About this blog

This blog is all about fly fishing for native trout. On it I cover trip reports, fishing tactics, conservation, the latest news about native trout species and much more. This site provides a companion to my web page nativetroutflyfishing.com.

Gary

Sunday, September 5, 2010

Back to the Olympics

Although I made several trips out to the Olympic Peninsula for trout early in the season this year, I haven't done nearly as I would have liked. Pretty much what happened is that this year the already short season for these streams was made even shorter by unusually high flows during June and July. In fact in has only been within the last few weeks that some of the streams have even become considerable options.

Unfishable conditions not so long ago on one of the Olympic streams

However that was then and this is now and with the streams lower, clearer and readily wadeable, things have became a bit more predictable. With the season winding down and conditions right my buddy Colton and I headed out with my favorite underrated Olympic streams.
The river... Slightly more fishable...

We hiked into my favorite run and found the river in perfect condition. Although this stream no longer supports viable steelhead runs, the fish still have steelie genes in them and as such similar tactics can be used. I started out swinging soft hackle nymphs with my 2wt and it didn't take long to get some results. In fact my first cast resulted in a spunky 10" rainbow that slammed the fly as I was stripping back in. A few casts later it was Colton's turn.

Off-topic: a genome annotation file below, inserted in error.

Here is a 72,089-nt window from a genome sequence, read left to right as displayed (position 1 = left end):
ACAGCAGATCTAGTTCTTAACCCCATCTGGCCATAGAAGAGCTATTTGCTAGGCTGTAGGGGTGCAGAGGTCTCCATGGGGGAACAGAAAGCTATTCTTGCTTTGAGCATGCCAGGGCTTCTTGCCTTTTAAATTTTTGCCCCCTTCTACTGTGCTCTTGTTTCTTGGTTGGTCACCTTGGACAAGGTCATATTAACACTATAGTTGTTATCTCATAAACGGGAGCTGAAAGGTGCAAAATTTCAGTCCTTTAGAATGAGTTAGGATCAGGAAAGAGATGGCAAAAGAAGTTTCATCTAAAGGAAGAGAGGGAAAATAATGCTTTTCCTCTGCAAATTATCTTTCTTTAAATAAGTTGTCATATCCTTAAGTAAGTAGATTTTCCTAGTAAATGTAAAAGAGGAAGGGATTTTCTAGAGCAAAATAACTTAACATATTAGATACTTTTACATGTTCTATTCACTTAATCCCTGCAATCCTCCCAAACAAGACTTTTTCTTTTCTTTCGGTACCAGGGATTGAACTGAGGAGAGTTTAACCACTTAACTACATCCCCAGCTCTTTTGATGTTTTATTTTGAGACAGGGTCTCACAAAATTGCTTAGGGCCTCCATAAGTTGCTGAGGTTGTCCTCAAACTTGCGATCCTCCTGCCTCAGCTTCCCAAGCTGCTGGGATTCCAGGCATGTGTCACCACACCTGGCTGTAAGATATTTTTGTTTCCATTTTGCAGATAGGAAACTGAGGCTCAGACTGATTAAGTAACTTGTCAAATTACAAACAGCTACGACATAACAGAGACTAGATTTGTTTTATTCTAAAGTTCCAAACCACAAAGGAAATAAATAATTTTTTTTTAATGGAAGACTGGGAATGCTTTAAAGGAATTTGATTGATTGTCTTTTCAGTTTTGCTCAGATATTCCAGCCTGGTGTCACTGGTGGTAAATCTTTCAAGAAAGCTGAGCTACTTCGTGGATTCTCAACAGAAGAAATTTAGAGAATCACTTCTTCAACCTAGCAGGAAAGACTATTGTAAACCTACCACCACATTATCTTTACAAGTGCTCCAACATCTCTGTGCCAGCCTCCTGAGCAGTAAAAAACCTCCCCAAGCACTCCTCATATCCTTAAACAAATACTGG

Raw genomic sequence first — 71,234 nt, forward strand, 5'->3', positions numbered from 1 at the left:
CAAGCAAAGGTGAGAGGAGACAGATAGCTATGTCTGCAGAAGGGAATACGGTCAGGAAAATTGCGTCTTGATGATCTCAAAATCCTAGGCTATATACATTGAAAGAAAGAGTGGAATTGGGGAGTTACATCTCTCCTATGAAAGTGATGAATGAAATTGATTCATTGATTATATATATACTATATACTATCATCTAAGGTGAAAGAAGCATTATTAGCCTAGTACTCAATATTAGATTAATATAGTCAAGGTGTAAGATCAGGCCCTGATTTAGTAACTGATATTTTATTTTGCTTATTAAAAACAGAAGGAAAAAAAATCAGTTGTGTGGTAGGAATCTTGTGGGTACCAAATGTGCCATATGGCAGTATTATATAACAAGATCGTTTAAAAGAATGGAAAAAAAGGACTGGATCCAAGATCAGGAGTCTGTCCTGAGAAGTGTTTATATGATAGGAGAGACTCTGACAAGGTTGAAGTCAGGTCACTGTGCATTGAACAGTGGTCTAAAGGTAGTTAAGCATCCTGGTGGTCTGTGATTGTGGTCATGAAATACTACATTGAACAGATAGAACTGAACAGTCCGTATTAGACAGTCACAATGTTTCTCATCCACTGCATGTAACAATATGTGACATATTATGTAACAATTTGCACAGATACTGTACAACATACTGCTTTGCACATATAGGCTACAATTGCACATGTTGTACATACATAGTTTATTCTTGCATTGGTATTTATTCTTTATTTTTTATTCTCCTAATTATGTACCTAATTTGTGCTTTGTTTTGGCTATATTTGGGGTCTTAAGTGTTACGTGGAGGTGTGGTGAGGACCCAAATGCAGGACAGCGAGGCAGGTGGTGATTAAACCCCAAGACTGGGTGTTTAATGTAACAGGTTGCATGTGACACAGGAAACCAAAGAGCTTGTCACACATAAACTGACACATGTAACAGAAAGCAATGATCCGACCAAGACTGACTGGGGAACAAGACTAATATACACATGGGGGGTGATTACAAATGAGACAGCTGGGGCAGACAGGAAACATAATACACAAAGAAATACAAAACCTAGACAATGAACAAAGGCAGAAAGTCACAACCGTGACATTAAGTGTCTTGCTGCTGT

Colton hooked up

We worked our way down the run the same way I would if I were steelheading, placing a cast, letting the fly swing across the current, then taking a couple steps down stream and repeating the process. Once we got to the end of the tailout, we repeated he process, this time using dead drifted dries and picking up the fish that we had missed swinging. The fish weren't huge, with most being in the 6" to 8" range, but all of them were well fed and scrappy fighters. Not to say that there weren't bigger ones too and the prospect of catching something over 12" was enough to keep us going.


An average rainbow

We worked a string of about four runs that are close together by either swinging or casting dries until we were satisfied that we had divvied out enough sore lips for one day.

1 comment:

Ryan said...

Great report and beautiful pics. Nice to see that you got into some fish.

The Average Joe Fisherman
http://averagejoefisherman.blogspot.com/